Sunday, August 08, 2010

Transforming the Pain of Vicarious Traumatization

A central idea in the Risking Connection© approach to dealing with vicarious traumatization is the concept of transforming the pain. One important way that human beings deal with pain is to look for the good within it, to notice how going through a difficult experience changed our lives or strengthened us as people. An example of this would be the woman who says: "I certainly didn’t want to go through that breast cancer scare last year. But it did sharpen my sense of my priorities, and so I have gone back to school to finish my degree." If we can notice the transformative effects of the pain we experience in our work, we will be able to appreciate how the work changes us in positive as well as negative ways, and will build on those positive changes. This is an powerful way that we can combat vicarious traumatization and stay engaged and hopeful in our work.

One author and healer who has deepened our understanding of this process is Rachel Naomi Remen. Rachel Naomi Remen is medical director of the Commonweal Cancer Help Program, and a clinical professor of family and community medicine at the University of California √ź San Francisco School of Medicine. Her books include My Grandfather's Blessings, and Kitchen Table Wisdom. She was recently interviewed on Speaking of Faith with Krista Tippett (a show that has many episodes which illuminate our work). The podcast of the show, as well as supporting writings, can be found at:

In her RECAPTURING THE SOUL OF MEDICINE Rachel Naomi Remen speaks of the importance of finding meaning in one’s work:

In times of difficulty, meaning strengthens us not by changing our lives by transforming our experience of our lives, The Italian psychiatrist Roberto Assagioli tells a parable about 3 stone cutters building a cathedral in the Middle Ages. You approach the first man and ask him what he's doing. Angrily he turns to you and says, "Idiot! Use your eyes! They bring me a rock, I cut it into a block, they take it away, and they bring me another rock. I've been doing this since I was old enough to work, and I'm going to be doing it until the day that I die." Quickly you withdraw, go the next man, and ask him the same question. He smiles at you warmly and tells you, "I'm earning a living for my beloved family. With my wages I have built a home, there is food on our table, the children are growing strong." Moving on, you approach the third man with this same question. Pausing, he gives you a look of deep fulfillment and tells you, "I am building a great cathedral, a holy lighthouse where people lost in the dark can find their strength and remember their way. And it will stand for a thousand years!" Each of these men is doing the identical task. Finding a personal meaning in your work opens even the most routine of tasks to the dimension of satisfaction and even joy. We may need to recognize meaning for the resource it is and find ways to pursue it and preserve it.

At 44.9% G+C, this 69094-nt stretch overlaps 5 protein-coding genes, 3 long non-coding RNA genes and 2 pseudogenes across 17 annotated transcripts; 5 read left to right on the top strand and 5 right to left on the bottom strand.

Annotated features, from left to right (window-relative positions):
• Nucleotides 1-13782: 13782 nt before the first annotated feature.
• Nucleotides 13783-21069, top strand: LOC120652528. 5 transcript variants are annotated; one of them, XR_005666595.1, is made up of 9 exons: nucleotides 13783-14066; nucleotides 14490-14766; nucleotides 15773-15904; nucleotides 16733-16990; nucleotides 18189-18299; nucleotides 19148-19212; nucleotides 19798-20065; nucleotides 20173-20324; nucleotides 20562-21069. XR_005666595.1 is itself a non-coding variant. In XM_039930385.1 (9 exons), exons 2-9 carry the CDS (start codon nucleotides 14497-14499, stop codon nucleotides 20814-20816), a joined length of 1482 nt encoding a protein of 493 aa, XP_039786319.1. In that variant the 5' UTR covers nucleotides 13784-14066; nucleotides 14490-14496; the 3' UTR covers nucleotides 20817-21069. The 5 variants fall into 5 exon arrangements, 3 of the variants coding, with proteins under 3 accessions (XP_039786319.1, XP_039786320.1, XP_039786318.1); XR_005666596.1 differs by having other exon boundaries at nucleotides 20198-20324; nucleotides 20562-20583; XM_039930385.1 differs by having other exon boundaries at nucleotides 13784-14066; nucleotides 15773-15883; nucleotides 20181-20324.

Meaning is a human need. It strengthens us, not by numbing our pain or distracting us from our problems, or even by comforting us. It heals us by reminding us of our integrity, who we are, and what we stand for. It offers us a place from which to meet the challenges of life. Part of our responsibility as professionals is to fight for our sense of meaning — against fatigue and numbness, overwork, and unreasonable expectations — to find ways to strengthen it in ourselves and in each other. We will need to rebuild the medical system, not just on sound science or sound economics, but on the integrity of our commitment. It has become vital to remember the essential nature of this work and renew our sense of calling to preserve the meaning of the work for ourselves and for those who will follow.